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Single Page Applications SWOT Analysis

Published 2 years ago

Single Page Applications offer many opportunities to increase performance and availability while reducing hosting costs. Unfortunately, it comes with some compromises and potential threats.

What is a Single Page Application?

An increasingly more popular, but not necessarily new, paradigm for web application development is the single page application (SPA). Sometimes this is also referred to as a “fat client.” It’s called this because of the way application resources are delivered to the consuming device, whether it be a desktop browser, a mobile phone, or television set-top-box device.

In traditional web applications, all processing is done on the server to fetch data, run business rules, render html output, and so on before the content is sent to the browsing device. The device then displays it. Each time an action is taken, the process begins again. Some resources are cached between actions, but often times all new must be downloaded again.

In a single page application paradigm, all the resources are bundled as static, minified, and compressed objects. Resources typically include html, cascading style sheets (css), and Javascript. When the application is first accessed, all the resources are downloaded and the page is never refreshed again. The application only goes back to the server to inform of changes in data, or to collect changes in data.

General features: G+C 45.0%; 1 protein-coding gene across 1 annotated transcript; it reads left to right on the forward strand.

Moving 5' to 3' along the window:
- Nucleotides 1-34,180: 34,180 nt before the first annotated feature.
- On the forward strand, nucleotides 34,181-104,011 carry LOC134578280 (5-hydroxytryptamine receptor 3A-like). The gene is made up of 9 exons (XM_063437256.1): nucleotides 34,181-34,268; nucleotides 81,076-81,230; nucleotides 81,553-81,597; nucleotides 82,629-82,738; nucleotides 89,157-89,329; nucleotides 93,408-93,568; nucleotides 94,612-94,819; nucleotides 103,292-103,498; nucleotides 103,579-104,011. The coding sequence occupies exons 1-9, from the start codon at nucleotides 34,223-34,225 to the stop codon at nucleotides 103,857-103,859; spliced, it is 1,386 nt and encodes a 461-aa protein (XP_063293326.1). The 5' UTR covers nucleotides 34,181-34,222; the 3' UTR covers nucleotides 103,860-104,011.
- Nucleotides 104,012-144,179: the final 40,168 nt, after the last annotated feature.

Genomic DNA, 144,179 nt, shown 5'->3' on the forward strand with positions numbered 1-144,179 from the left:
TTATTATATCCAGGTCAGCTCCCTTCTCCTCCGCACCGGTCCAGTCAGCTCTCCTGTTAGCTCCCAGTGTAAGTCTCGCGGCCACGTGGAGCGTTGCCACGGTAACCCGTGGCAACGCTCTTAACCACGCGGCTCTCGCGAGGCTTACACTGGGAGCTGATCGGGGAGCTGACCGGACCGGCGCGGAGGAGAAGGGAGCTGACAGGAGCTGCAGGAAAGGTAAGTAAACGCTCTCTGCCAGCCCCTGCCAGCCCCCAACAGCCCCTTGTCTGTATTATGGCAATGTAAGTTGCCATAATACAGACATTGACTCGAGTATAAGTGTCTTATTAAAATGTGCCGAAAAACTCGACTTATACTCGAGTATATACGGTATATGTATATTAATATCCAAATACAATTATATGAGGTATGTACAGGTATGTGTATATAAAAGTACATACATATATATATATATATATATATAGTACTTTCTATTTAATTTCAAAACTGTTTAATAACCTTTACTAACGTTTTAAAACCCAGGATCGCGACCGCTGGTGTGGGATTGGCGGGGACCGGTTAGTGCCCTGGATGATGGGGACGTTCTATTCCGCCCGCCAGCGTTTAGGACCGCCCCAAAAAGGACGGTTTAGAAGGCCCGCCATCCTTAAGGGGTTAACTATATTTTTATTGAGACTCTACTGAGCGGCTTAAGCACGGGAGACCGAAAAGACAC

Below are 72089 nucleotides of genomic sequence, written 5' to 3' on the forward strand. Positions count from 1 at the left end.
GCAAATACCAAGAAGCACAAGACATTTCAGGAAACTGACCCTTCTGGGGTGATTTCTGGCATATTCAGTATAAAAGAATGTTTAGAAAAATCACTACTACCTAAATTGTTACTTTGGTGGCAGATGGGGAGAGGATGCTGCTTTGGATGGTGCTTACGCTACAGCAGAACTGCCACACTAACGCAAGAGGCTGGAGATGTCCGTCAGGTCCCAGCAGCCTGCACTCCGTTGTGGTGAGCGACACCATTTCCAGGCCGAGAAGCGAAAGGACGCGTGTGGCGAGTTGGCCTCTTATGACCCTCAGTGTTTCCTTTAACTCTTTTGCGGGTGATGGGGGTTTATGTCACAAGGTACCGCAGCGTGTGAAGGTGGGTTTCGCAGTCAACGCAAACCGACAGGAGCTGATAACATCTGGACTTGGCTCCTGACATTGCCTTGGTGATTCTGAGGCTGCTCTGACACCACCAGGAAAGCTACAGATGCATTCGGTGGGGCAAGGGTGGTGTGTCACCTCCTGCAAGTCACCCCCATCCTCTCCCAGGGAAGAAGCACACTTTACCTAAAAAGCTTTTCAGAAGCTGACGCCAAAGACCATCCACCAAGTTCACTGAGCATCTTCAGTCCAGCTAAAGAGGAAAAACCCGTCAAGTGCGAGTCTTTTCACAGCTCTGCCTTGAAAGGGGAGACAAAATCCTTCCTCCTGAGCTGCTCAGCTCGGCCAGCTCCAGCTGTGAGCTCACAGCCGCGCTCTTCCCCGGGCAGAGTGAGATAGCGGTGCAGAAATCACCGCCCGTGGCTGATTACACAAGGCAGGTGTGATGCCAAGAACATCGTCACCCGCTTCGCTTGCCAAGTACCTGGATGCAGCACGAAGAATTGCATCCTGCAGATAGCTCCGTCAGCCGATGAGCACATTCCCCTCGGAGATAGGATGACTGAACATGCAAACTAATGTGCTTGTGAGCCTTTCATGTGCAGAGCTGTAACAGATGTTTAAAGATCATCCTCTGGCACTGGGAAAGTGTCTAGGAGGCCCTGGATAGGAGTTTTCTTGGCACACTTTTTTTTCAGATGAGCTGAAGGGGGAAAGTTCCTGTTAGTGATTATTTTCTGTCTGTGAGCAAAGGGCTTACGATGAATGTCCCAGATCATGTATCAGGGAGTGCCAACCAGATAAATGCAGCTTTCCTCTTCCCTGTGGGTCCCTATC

To clarify, a single page application is not actually an application with only one page. It simply means browsing device only pulls the initial resources once, and then navigates between view states without refreshing the page.

SWOT Analysis

Strengths of Single Page Applications

Because the application isn’t going back to the server between page changes, the transitions are a lot smoother and nearly instantaneous. This makes the application feel more like a desktop app in how responsive it is.

Additionally, because of the way resources are packaged, the total resource download is considerably less.  This reduces bandwidth consumption, both for the end user and the server.

Our biggest reason for selecting this paradigm is that it makes it easier to wrap with Cordova. The Cordova Framework, or commonly referred to as PhoneGap, permits the development of a mobile application in Javascript, HTML, and CSS that can later be deployed on ALL the mobile platforms, including Android, Apple iOS, and Windows. Without it, we would need to write native code for each platform. So this cuts the overall cost of mobile application development by a third in many cases.

Not to mention that the bundling puts all the static resources in the initial download for the device. This permits the end-user to conduct some operations while offline or without having to return to the server.

Weaknesses of Single Page Applications

A single page application handles it’s processing using a heavy amount of JavaScript. For most modern devices, this is not an issue. However, older devices or browsers may struggle to use the latest methodologies. For instance, if your organization is still using Internet Explorer 7, you could possibly not be able to use a single page application.

Another common issue is that when a script fails hard, it can crash or hang the entire application. After this happens, no buttons or links will respond on the page. In a multi-page app, code is more compartmentalized. So an error in one discrete section of the app would not affect other portions.